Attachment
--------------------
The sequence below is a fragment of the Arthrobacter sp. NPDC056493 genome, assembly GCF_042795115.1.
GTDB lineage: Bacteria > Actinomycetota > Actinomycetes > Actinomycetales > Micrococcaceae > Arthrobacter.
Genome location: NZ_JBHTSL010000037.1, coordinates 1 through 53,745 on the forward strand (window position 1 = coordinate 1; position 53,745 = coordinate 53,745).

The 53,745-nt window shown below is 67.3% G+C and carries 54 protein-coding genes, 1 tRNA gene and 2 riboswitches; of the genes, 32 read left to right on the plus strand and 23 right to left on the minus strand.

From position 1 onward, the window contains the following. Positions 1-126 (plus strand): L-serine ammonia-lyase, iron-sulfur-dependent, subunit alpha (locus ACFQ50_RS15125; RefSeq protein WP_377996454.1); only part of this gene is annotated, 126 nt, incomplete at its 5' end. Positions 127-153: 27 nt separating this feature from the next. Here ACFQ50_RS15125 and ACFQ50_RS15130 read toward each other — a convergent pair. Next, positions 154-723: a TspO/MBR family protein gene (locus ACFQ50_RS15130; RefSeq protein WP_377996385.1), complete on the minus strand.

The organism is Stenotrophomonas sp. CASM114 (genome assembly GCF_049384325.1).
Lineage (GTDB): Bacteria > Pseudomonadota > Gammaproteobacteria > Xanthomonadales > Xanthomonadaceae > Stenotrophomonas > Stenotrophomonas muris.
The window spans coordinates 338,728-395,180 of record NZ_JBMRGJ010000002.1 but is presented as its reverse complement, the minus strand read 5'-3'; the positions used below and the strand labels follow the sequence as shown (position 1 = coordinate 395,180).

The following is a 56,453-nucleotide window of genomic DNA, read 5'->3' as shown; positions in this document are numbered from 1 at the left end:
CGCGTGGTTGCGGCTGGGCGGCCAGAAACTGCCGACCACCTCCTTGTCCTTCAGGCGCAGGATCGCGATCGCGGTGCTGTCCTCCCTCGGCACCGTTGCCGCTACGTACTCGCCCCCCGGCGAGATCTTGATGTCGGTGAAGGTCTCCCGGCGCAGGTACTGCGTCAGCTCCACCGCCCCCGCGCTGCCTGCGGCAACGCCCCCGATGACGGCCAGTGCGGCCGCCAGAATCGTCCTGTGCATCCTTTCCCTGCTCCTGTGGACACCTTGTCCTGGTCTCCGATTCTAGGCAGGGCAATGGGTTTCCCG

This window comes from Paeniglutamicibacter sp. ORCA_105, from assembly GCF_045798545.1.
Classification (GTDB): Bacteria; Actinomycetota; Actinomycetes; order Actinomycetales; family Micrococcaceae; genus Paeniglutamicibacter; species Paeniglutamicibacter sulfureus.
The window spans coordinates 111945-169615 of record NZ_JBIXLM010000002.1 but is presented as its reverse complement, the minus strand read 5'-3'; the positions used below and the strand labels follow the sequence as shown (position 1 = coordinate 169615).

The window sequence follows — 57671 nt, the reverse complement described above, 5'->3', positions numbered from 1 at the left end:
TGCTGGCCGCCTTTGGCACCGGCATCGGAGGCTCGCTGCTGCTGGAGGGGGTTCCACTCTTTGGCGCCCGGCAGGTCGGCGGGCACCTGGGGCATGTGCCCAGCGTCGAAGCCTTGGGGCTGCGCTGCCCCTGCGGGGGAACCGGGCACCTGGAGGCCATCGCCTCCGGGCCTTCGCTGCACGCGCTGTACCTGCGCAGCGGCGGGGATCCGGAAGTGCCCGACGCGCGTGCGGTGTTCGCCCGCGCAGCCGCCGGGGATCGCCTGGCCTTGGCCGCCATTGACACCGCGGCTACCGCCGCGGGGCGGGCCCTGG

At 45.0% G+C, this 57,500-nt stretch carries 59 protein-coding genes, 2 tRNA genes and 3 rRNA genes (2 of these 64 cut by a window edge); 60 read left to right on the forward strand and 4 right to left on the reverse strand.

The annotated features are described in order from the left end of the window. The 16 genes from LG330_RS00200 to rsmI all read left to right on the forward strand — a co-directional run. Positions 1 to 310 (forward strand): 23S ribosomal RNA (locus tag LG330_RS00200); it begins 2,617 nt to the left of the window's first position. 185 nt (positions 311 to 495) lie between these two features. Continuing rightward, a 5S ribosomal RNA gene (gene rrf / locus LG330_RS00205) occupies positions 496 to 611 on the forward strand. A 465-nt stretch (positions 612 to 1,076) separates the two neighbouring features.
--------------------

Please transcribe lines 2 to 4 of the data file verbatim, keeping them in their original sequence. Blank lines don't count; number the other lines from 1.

GTDB lineage: Bacteria > Actinomycetota > Actinomycetes > Actinomycetales > Micrococcaceae > Arthrobacter.
Genome location: NZ_JBHTSL010000037.1, coordinates 1 through 53,745 on the forward strand (window position 1 = coordinate 1; position 53,745 = coordinate 53,745).

The 53,745-nt window shown below is 67.3% G+C and carries 54 protein-coding genes, 1 tRNA gene and 2 riboswitches; of the genes, 32 read left to right on the plus strand and 23 right to left on the minus strand.